Shut down drafts to conserve a home’s comfort

By: Eric Czarnik | Metro | Published October 10, 2023

  Cameron Hunsberger, from Renewal by Andersen, caulks a door at the Howell Nature Center.

Cameron Hunsberger, from Renewal by Andersen, caulks a door at the Howell Nature Center.

Photo provided by Renewal by Andersen


METRO DETROIT — You don’t have to look out the window to know that the seasons are changing. But as the days gradually grow darker and colder, sometimes it’s easy to feel that change if chilly drafts sneak through a home’s doors and windows.

Shlome BenEzra, vice president of WeatherGard, said drafts can cause several problems to a home. While they can affect a resident’s comfort level, they also can open a path for bugs or even small rodents to enter. And then there is the energy inefficiency.

“It definitely has a pretty drastic effect on heating costs,” BenEzra added.

According to WeatherGard, drafts can happen when there is an imbalance of pressure in the home. And a key entryway for drafts is faulty windows.

BenEzra said improper window installation can create drafts, and he added that “certain builder-grade windows warp after five to 10 years.” The solution to fixing an old, deteriorating window is typically replacement, he said.

Amy Pilarski, Detroit-area general manager from Renewal by Andersen, explained that window drafts can have multiple causes. For instance, she said, a draft may result from a window track getting clogged with debris, which means that it won’t shut or lock properly.

“I think one of the biggest things that we see is that people don’t clean their windows on a regular basis,” she said. “Oftentimes if the lock won’t line up, they just need to clean out the track debris.”

Some window frame types or materials, such as vinyl, are also more draft-prone, Pilarski said.

“Vinyl is going to expand and contract with the seasons in Michigan,” she said. “When it’s hot and it’s cold, a lot of time, the vinyl will get warped.”

Pilarski said most window companies, including hers, will come out and do a free inspection of a customer’s windows. But she said homeowners can also do their part to examine windows for drafts by checking for colder air, condensation, whistling noises, or by looking at the outside of the windows for signs.

“If they see any kind of gap where the caulking will go, that might indicate water leakage or shrinkage of the window,” she said. “Or there will be gaps in the window, so it’ll start to sag. You’ll actually see a smile effect. That’s called the ‘vinyl smile.’”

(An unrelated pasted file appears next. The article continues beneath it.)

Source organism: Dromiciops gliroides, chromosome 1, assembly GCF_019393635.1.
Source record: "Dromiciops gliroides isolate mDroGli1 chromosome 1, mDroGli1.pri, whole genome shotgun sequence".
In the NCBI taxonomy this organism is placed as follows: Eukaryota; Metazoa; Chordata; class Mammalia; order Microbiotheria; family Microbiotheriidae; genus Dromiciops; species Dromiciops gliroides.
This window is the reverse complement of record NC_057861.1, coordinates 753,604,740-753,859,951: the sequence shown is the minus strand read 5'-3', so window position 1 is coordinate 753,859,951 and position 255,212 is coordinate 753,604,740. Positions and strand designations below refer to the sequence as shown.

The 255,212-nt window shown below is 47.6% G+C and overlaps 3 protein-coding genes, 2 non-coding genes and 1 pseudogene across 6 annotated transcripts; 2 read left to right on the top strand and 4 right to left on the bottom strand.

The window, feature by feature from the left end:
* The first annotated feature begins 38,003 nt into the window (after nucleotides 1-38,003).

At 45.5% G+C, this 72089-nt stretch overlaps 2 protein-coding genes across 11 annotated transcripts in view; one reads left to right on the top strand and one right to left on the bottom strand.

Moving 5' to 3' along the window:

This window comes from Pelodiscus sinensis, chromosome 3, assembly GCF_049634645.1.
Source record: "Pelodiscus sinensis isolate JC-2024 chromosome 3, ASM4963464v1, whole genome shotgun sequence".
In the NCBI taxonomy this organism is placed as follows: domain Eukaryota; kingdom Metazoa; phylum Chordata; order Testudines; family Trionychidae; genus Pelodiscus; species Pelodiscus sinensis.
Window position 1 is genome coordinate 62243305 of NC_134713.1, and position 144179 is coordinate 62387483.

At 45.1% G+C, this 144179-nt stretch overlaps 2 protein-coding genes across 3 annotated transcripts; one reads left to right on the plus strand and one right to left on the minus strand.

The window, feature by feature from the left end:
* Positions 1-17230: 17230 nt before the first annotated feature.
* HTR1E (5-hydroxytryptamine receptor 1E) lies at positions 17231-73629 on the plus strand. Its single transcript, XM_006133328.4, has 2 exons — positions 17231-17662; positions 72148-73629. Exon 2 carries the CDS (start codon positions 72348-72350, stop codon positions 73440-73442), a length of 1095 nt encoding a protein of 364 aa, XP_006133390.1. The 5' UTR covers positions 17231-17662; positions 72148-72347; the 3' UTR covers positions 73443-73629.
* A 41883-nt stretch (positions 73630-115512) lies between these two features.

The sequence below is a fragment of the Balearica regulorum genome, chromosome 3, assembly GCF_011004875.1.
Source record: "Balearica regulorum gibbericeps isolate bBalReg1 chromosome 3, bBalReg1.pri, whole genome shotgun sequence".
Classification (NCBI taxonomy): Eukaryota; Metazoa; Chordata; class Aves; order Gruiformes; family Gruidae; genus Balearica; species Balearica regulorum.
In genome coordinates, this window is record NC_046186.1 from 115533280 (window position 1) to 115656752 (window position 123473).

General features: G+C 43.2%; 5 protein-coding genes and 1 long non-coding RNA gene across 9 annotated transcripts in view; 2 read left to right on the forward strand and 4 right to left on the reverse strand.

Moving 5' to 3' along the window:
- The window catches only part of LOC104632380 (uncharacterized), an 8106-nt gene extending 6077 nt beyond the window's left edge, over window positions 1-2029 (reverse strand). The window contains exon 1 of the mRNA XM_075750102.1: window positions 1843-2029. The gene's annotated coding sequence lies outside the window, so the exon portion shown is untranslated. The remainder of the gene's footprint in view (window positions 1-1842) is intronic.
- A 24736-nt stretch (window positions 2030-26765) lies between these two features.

Pilarski said wood and fiberglass window frames need to be painted every couple of years in order to prevent rot. In terms of more long-term solutions, she said Renewal by Andersen offers a composite window frame material made of thermoplastic polymer and wood fiber that resists seasonal wear and tear.

“When you mix those two products together, the wood can’t rot,” she said. “The polymer can expand or retract with the seasons.”

Pilarski added that there are lots of choices out there in terms of energy-efficient windows, from double panes to triple panes and coatings.

“Now a lot of the windows out there come with some kind of coating on the inside that will help reflect or deflect heat,” she explained. “Glass has come a long way in the last 10 years.”

Pilarski said preventing door drafts is, in many ways, going to involve the same issues. The age of the door comes into play, as both solid and hollow doors tend to warp over time, especially with Michigan’s seasonal weather, she said.

“Depending on what it is, some things can start going bad after seven to 10 years,” she said. “It’s mostly due to the seasons here because we have such extremes. One minute, it’s hot; the next minute, it’s cold.”

Other possible fixes for door drafts include adjusting the door so that it hinges properly, as well as fixing the caulking or weather stripping around the door if necessary, she said.

“After time, the weather stripping can really start to show wear and tear,” Pilarski said.

BenEzra also said the wood components of doors can be prone to rot and swelling over time.

“The door doesn’t shut properly. The weather strips don’t hit exactly where they’re supposed to,” he said. “Sometimes you can repair a door depending on the condition it’s in with new weather strips. But more often than not, if it’s deteriorated, it’s time to replace the door.”

Find out more about WeatherGard in Farmington by visiting or by calling (800) 377-8886. Learn more about Renewal by Andersen of Detroit, in Wixom, by visiting or by calling (586) 352-3527.